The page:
On January 4, I noted the first anniversary of my mother’s death. She died at age 90–no longer able to finish a sentence, walk, or swallow. Those last days she slipped into a coma and then quietly stopped breathing. She was no longer the vibrant mother I had known growing up or the grandmother my girls loved for her fried chicken, ironed sheets, and quirky ways.
When I think of her, I do every day, I am filled with memories of the almost 60 years I knew her–dog walks, snipping a neighbor’s ample lilac blooms, dress shopping, the lovely tone of her voice, my waiting for her to get home from work at night, the care she took of me during my son’s brief life and after his death.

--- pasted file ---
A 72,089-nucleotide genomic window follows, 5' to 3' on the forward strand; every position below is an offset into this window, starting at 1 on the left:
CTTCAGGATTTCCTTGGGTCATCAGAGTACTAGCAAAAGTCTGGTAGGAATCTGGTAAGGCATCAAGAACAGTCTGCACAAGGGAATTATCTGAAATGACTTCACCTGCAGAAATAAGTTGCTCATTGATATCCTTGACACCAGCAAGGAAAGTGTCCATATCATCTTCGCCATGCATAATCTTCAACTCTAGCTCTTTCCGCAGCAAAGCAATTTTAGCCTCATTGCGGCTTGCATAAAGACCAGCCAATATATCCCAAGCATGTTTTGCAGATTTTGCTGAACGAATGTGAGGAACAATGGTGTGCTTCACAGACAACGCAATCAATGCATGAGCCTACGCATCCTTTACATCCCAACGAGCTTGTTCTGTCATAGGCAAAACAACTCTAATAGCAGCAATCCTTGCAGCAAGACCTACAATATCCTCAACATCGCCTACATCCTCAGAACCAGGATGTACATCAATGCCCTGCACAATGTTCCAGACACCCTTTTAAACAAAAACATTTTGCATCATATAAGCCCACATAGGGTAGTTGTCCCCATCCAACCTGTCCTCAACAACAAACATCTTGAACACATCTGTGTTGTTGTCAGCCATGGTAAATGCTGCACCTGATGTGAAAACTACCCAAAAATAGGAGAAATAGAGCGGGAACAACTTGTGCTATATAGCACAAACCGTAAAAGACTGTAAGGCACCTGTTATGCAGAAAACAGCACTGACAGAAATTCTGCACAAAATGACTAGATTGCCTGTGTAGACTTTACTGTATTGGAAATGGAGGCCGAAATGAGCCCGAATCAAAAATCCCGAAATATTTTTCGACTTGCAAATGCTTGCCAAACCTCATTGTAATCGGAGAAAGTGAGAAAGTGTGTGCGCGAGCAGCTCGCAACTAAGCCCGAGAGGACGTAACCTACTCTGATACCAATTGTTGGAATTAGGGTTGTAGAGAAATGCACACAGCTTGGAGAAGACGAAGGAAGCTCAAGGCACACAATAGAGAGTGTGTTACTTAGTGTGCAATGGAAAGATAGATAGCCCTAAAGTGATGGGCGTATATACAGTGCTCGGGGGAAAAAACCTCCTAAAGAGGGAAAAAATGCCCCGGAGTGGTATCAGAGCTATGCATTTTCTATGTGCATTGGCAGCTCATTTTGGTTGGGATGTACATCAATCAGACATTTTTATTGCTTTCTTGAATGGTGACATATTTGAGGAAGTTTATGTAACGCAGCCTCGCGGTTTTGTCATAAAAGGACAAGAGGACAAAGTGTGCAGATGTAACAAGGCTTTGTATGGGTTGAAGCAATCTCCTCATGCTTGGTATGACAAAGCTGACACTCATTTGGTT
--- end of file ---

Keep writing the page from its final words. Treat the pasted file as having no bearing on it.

I am sad that she is no longer here on this earth, but there is no stopping the aging process and death. And she is with me, always. This year, on Jan. 4, I lit a candle for her and wrote her a letter in my journal. I did not weep. I am utterly grateful I had her all those years.
On September 22 my son Malcolm will have been dead for 30 years. He died at 6 weeks old. My son lives on in my heart, but the grief I feel–for the life he didn’t get to live, the voice he didn’t get to cultivate, the man he didn’t get to become–still haunts and at times staggers me.
I don’t feel stricken by my mother’s death. Part of me will always feel stricken by my son’s. My mother was supposed to die before me. My son was not. I was at my mother’s side; my son will not be at mine.